German Development Institute / Deutsches Institut für Entwicklungspolitik (DIE), The Current Column of 25 January 2021
A decade ago, the streets of Tunisia, Egypt, Libya, Yemen, Syria and Bahrain sounded to the voice of youth yearning for life, freedom, dignity and social justice. Longing for opportunities in decent jobs, they took to the streets in rejection of the prevailing ‘unsocial’ social contract. This ‘unsocial’ social contract had failed to deliver the earlier generous deliverables of the populist social contract of jobs, free education and healthcare; gradually excluding more and more social groups from shaping the social contract. The legitimacy of the state was worn away by weak economic opportunities, increasing inequality and blatant favouritism. A decade later, are the forces that instigated the Arab Spring still brewing? Have inequality and social justice improved?
The massive and growing informal sector in most Middle East and North African (MENA) countries is a manifestation of continuing inequality. Currently, over 70 percent of the total labour force of Egypt and Morocco is employed in the informal economy, with Tunisia slightly less at 63%.
But what fuelled informalisation and led to the emergence of the ‘unsocial’ social contract? First, in many MENA countries the major instrument of privilege were barriers to entry into crony dominated market segments, restricting competition and private sector development whilst allowing regime supporters to make excessive profits. In Morocco, cronies were mainly politicians and owners of the diversified business groups of holding companies with strong connections to the royal court and the King. Tunisia’s cronies were the extended family businesses of Ben Ali and his wife. In Egypt, they were businesses politically connected to the government with direct access to policy formation. Protected markets resulted in the ‘missing middle’ phenomenon, in which there is a concentration of very old mostly large firms on the one hand and of large numbers of very small informal firms on the other. What was missing were innovative young firms which grow to create jobs. The political system was thus responsible for the highest rates of youth unemployment worldwide and sustained growth in informality.
Secondly, with the market-oriented reforms, MENA governments placed cuts on public sector hiring in the 1990s and freezes in the 2000s. Employment lost in the public sector could not be absorbed by the captured private sector, so retrenched workers and new labour market entrants joined the informal sector, or became unemployed. The poor cannot afford to be unemployed and so join the ranks of the informal economy. Of all employed, informal sector participants are the least privileged. Informal jobs are low-skill, low-pay, concentrated in sectors such as agriculture, construction, street vending and low value added services especially of rural migrants. They are unstable, limit human capital development opportunities and thus wage progression, creating an inertia known as the informality trap. Evidence from Egypt shows that this unregulated sector responded dramatically to these competitive pressures with the lowest wages falling even further, resulting in increased wage inequality. Moreover, the sector created jobs for the masses that are excluded from formality. Because informal sector workers are unable to form unions or associations to protest their grievances, the sector implicitly helped stabilize the regime prior to the eruption of the Arab Spring.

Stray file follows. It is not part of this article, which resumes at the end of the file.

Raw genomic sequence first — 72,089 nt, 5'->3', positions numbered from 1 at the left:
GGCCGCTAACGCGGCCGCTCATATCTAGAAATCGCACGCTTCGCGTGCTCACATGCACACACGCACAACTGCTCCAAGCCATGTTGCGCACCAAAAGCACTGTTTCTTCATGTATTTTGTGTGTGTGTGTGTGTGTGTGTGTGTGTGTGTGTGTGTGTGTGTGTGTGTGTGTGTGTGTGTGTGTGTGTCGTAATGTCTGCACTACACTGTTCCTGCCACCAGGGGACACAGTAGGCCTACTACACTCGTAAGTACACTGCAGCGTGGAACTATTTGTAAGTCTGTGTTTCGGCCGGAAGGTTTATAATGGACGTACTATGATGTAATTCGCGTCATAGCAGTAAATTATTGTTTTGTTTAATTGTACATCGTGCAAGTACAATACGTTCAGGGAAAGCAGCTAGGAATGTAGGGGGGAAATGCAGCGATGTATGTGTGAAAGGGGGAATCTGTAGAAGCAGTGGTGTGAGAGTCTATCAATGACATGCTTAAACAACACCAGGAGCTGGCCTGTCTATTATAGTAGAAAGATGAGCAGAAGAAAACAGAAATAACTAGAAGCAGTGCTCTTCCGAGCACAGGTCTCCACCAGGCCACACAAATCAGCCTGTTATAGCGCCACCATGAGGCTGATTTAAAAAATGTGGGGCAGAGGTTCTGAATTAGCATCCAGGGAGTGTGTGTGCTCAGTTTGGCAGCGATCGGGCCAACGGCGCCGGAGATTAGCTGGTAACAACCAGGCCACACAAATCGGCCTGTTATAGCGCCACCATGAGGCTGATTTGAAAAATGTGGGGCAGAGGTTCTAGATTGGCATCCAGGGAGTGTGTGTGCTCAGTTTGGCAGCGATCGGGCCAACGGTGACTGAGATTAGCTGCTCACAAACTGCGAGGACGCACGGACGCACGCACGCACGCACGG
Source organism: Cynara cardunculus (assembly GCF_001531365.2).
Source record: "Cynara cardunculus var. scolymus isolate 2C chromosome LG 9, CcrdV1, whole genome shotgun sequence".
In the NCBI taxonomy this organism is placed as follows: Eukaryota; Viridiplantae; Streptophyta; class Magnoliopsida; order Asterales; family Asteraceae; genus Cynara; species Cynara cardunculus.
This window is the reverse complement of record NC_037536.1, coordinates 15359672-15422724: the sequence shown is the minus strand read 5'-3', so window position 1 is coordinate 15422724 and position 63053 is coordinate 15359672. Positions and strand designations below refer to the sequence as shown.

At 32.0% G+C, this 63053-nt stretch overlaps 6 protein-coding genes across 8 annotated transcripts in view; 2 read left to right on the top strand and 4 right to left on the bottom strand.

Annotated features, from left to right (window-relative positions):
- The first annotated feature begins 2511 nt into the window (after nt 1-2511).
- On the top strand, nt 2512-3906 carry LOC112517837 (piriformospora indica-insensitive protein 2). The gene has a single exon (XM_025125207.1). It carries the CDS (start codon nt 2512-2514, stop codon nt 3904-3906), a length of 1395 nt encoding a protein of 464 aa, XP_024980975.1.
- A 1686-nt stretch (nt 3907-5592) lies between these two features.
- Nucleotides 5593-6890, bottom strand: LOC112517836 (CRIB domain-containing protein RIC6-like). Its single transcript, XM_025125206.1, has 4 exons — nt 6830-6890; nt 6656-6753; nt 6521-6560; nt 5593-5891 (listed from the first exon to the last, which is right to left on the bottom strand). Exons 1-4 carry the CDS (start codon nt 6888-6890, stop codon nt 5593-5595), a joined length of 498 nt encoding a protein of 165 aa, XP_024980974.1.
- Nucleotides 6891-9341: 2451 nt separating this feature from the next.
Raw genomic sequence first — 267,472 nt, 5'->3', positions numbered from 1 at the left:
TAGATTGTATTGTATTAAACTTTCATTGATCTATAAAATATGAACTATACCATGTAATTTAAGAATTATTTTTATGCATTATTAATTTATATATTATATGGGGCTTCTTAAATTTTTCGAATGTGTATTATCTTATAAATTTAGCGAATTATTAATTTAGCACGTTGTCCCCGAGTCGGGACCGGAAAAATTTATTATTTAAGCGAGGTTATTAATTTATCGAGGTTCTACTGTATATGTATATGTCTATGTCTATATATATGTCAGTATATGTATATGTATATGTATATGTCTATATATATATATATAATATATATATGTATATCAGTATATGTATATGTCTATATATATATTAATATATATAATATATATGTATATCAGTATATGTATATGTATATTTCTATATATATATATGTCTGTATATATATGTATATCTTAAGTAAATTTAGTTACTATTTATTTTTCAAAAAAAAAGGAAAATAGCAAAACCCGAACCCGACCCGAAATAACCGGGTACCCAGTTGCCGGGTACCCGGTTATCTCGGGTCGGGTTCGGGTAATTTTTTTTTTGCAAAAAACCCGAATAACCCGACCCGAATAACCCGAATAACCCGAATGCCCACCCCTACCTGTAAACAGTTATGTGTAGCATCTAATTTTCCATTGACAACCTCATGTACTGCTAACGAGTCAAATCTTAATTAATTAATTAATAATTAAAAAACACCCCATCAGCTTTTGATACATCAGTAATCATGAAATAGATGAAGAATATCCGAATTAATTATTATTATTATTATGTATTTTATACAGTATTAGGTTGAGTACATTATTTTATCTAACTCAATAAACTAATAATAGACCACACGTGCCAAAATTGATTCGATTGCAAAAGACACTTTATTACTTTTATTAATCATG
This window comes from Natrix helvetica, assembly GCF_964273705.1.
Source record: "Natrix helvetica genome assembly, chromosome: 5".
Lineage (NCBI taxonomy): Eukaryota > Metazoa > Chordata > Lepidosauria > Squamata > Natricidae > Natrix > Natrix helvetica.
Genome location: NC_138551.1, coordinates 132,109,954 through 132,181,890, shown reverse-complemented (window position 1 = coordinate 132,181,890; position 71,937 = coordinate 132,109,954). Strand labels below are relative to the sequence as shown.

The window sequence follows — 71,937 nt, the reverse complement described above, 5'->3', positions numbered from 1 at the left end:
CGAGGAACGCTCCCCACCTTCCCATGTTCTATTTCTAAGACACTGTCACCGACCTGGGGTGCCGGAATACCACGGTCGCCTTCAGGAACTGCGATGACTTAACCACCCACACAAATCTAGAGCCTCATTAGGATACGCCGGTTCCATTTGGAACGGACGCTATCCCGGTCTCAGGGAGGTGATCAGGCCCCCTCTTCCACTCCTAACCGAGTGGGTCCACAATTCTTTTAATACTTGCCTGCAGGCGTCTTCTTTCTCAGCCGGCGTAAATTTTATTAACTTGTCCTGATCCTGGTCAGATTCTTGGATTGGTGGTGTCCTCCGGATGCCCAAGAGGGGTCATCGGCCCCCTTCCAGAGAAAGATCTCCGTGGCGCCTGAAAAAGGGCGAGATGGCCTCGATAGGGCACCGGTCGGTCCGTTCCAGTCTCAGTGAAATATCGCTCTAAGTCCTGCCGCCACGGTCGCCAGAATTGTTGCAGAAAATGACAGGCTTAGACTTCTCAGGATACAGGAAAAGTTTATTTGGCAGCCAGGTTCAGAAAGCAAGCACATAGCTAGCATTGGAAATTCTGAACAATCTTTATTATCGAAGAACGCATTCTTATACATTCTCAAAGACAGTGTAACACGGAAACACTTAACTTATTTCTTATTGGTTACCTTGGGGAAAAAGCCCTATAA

Since the Arab Spring, inequalities of income and wealth have increased remarkably. Social services have declined as the better off turn to private health and education providers. The situation is exacerbated by rising living costs reflected in increased inflation. More generally, factors that are beyond the control of youth – such as family wealth, their parents’ level of education, where they live, their gender – play an increasingly large role in determining their access to the services necessary for them to succeed in life, like education or running water. Inequality of opportunity is rising, yet there has been no economic transformation to date.
Politically, the trajectory of the social contract post-Arab Spring has differed in the three countries. In Egypt, the ‘unsocial’ social contract has been further entrenched. The army’s growing engagement in the economy makes it an interested party rather than an impartial arbiter. In Morocco, the King retains a prime position but has accommodated some pressures for a more inclusive industrial policy in domestic markets, which may lay the basis for a more broadly based social contract. Tunisia is finding its way to an even more inclusive development model, but is still struggling for consensus for a clear economic policy direction.
Ten years into the Arab Spring, economic changes to the benefit of the masses have been uneven. Making the ‘unsocial’ contract more social requires a transformation which distances the state from regime cronies, creating benefits for both informal workers and the unemployed. Whether the changes to date in Tunisia and Morocco are sufficient to effect such deep social change is doubtful, though not entirely hopeless. Political leaders need to believe there is a credible threat of another Arab Spring and to respond to this threat with reform rather than repression.